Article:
Sharing a room requires strong communication skills and adaptibility

Deanna Passaretti


      One of the biggest adjustments for college freshmen is learning how to live with a roommate. 

      Although some people shared a room with a sibling at home, many freshmen enter college with no idea of how to happily live with another person.  

     I opted for a random roommate, so I remember that my biggest anxiety on move-in day was meeting this stranger that I would have to share my life with for the next nine months. 

      What I thought was important over the summer turned out to be just the opposite. 

      For instance, you don’t have to be best friends with your roommate to love every second of your college experience.

     Whether or not you and your roommate are a perfect match, there are some things everyone can do to maintain a positive and stress free environment in their dorm room.  

     I think the most important thing that every student should invest in before coming to school is a great pair of headphones.  

     If you have a roommate who spends most of the time in the room, your headphones could quickly become your best friend.  

     I’m not saying it’s important to avoid conversation with your roommate. On the contrary—it’s actually extremely important to engage in conversation with them. 

However, it is necessary to have a way to be “alone” in a room where you cannot be alone. 

     A good pair of headphones not only lets your roommate know that you are not in the mood to talk, but they can distract you from anything your roommate is doing.    

     While I highly recommend that everyone buy and utilize headphones in the dorm room, I also need to stress that the key to dorm room bliss is communication. 

       It will be so much easier if you and your roommate actually confront each other with problems, instead of being passive aggressive or complaining about them to your other friends.  

     How would your roommate know that you hate when he or she talks on the phone in the room or that you are not okay with borrowing clothes and sharing food if you do not tell them? 

     Turning your friends against your roommate isn’t actually going to do anything productive. 

     In fact, it could be really risky if word gets back around somehow.       

     There is no such thing as “perfect roommates.” 

I think even if I was rooming with a clone of myself I would somehow get annoyed.  

     So always talk to your roommate about things that annoy you. 

     Chances are you have some things you need to improve on too.

    Another important thing to know when you share a tiny space with someone is that you are not confined to the four walls of your dorm room. 

      There are so many other places on campus to go to give yourself and your roommate a break. 

      Most residence halls on campus have lounges available to students for hanging out or studying.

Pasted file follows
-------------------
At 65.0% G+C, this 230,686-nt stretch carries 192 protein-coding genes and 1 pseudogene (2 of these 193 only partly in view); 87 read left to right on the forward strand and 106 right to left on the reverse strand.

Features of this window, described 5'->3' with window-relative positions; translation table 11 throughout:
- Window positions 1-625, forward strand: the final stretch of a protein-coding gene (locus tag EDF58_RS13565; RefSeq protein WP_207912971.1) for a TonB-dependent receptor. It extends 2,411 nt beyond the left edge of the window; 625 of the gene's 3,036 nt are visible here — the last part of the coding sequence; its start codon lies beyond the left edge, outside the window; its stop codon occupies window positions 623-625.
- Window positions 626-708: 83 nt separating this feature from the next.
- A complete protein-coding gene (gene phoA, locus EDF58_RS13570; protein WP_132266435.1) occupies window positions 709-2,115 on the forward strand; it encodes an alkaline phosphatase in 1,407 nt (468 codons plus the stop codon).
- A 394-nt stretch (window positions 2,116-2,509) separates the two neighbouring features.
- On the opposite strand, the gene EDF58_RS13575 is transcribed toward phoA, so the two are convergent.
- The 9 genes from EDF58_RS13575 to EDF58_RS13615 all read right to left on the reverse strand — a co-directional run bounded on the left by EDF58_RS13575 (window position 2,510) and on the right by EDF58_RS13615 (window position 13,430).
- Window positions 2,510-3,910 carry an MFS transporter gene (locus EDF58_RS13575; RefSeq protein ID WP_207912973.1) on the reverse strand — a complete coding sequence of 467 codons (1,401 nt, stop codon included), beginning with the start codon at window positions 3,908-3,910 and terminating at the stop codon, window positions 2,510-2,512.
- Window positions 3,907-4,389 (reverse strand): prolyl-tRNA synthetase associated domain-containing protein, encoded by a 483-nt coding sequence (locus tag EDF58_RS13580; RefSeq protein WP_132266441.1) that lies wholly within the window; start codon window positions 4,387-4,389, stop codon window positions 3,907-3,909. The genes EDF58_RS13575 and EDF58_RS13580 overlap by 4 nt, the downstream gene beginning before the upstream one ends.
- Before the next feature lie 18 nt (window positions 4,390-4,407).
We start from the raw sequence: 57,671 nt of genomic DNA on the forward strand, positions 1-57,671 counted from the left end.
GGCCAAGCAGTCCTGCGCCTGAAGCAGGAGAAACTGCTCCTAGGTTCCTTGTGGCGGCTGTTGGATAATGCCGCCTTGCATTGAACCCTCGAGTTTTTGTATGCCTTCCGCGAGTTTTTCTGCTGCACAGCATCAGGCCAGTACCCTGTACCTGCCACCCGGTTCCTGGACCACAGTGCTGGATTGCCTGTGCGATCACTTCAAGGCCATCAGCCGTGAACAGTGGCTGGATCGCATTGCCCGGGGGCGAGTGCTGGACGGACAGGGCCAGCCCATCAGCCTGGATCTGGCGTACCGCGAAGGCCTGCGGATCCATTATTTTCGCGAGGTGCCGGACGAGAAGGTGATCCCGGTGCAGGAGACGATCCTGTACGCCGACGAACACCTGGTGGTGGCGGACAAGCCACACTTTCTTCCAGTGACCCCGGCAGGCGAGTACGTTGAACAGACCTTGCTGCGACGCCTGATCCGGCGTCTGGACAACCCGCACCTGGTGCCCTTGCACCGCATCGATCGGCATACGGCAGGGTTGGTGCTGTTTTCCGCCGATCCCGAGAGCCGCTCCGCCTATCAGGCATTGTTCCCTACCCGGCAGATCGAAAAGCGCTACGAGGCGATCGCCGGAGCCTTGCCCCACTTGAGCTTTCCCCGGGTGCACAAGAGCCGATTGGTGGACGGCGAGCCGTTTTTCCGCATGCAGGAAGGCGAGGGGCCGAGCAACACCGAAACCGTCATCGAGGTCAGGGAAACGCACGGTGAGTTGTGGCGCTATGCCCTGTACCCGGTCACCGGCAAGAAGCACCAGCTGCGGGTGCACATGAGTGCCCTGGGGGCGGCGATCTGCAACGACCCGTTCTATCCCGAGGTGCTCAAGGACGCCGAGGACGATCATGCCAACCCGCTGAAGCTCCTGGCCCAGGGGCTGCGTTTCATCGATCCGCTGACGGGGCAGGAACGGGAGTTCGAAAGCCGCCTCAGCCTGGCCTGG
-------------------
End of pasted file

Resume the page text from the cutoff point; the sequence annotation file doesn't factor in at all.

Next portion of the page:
If you need some space from your roommate, the lounge is a great option because you do not even have to leave the building.  

      And a bonus of the lounge is there are usually cool people to meet while you’re there. 

 If the lounge is too loud for you to study, you can always go to the library to get away from your room for awhile and get some work done. 

       A lot of students choose to study in the Connelly Center, as well as other “lounge” type places like the Exchange or CEER.  

     Spending a majority of the day with the same person can be exhausting, so just remember that it’s very easy to get away from your dorm room for awhile.

       If you still think that being friends with your roommate is a make-or-break situation for the school year, then try to find just one thing you both have in common.  

     People can bond over the strangest, simplest things. Even if it’s just a TV show you can both watch together or a type of candy you both can’t stay away from, anything in common will bring you together a little more.  

     If somehow you and your roommate do not have a single thing in common and cannot stand each other, hang in there! You won’t be roommates next year and you may find that your situation brought you closer to other people.  

    I know a lot of people who are so close with their hall mates because they could not stand to be in their own room anymore. 

      Find the silver lining and remember how many other places you can be on campus at any time of the day.

    Learning to live with another person is not easy for anyone, but it will definitely have its benefits later on.  

     There are always going to be people in your life with whom you do not get along and you are forced to live amicably with anyway. 

    Just because you are technically “required” to be with another person in your room, you have so much control over how you live on campus. 

      Anyone can have an amazing year if they put in enough effort and remember these tips whenever all hope seems lost.